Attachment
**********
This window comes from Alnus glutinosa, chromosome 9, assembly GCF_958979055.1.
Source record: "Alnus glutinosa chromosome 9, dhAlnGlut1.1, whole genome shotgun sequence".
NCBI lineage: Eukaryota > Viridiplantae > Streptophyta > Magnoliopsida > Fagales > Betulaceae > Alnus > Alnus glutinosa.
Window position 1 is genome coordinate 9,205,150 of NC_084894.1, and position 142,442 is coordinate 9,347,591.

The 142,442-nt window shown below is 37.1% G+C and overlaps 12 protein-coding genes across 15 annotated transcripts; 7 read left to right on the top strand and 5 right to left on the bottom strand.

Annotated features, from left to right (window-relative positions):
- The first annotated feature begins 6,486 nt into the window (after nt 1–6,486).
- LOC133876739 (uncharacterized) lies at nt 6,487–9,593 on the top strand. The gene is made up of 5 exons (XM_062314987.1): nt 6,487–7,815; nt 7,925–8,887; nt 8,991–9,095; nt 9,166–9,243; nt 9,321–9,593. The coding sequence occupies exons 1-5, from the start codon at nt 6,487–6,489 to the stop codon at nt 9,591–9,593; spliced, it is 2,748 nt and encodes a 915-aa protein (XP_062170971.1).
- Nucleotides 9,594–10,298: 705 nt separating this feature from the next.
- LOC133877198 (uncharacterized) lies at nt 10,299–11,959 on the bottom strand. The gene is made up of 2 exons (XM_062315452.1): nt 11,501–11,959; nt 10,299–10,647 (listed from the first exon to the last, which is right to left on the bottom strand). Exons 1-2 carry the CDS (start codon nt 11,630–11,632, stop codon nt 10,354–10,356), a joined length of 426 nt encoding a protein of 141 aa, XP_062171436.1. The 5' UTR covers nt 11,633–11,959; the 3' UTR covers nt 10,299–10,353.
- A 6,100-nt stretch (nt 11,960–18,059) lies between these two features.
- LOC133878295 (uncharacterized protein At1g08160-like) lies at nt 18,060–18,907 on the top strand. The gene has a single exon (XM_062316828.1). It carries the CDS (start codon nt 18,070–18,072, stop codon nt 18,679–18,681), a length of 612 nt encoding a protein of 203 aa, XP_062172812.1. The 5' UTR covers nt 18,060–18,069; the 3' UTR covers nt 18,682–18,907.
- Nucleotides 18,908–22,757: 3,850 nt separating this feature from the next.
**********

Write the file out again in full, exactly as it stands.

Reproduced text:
This window comes from Alnus glutinosa, chromosome 9, assembly GCF_958979055.1.
Source record: "Alnus glutinosa chromosome 9, dhAlnGlut1.1, whole genome shotgun sequence".
NCBI lineage: Eukaryota > Viridiplantae > Streptophyta > Magnoliopsida > Fagales > Betulaceae > Alnus > Alnus glutinosa.
Window position 1 is genome coordinate 9,205,150 of NC_084894.1, and position 142,442 is coordinate 9,347,591.

The 142,442-nt window shown below is 37.1% G+C and overlaps 12 protein-coding genes across 15 annotated transcripts; 7 read left to right on the top strand and 5 right to left on the bottom strand.

Annotated features, from left to right (window-relative positions):
- The first annotated feature begins 6,486 nt into the window (after nt 1–6,486).
- LOC133876739 (uncharacterized) lies at nt 6,487–9,593 on the top strand. The gene is made up of 5 exons (XM_062314987.1): nt 6,487–7,815; nt 7,925–8,887; nt 8,991–9,095; nt 9,166–9,243; nt 9,321–9,593. The coding sequence occupies exons 1-5, from the start codon at nt 6,487–6,489 to the stop codon at nt 9,591–9,593; spliced, it is 2,748 nt and encodes a 915-aa protein (XP_062170971.1).
- Nucleotides 9,594–10,298: 705 nt separating this feature from the next.
- LOC133877198 (uncharacterized) lies at nt 10,299–11,959 on the bottom strand. The gene is made up of 2 exons (XM_062315452.1): nt 11,501–11,959; nt 10,299–10,647 (listed from the first exon to the last, which is right to left on the bottom strand). Exons 1-2 carry the CDS (start codon nt 11,630–11,632, stop codon nt 10,354–10,356), a joined length of 426 nt encoding a protein of 141 aa, XP_062171436.1. The 5' UTR covers nt 11,633–11,959; the 3' UTR covers nt 10,299–10,353.
- A 6,100-nt stretch (nt 11,960–18,059) lies between these two features.
- LOC133878295 (uncharacterized protein At1g08160-like) lies at nt 18,060–18,907 on the top strand. The gene has a single exon (XM_062316828.1). It carries the CDS (start codon nt 18,070–18,072, stop codon nt 18,679–18,681), a length of 612 nt encoding a protein of 203 aa, XP_062172812.1. The 5' UTR covers nt 18,060–18,069; the 3' UTR covers nt 18,682–18,907.
- Nucleotides 18,908–22,757: 3,850 nt separating this feature from the next.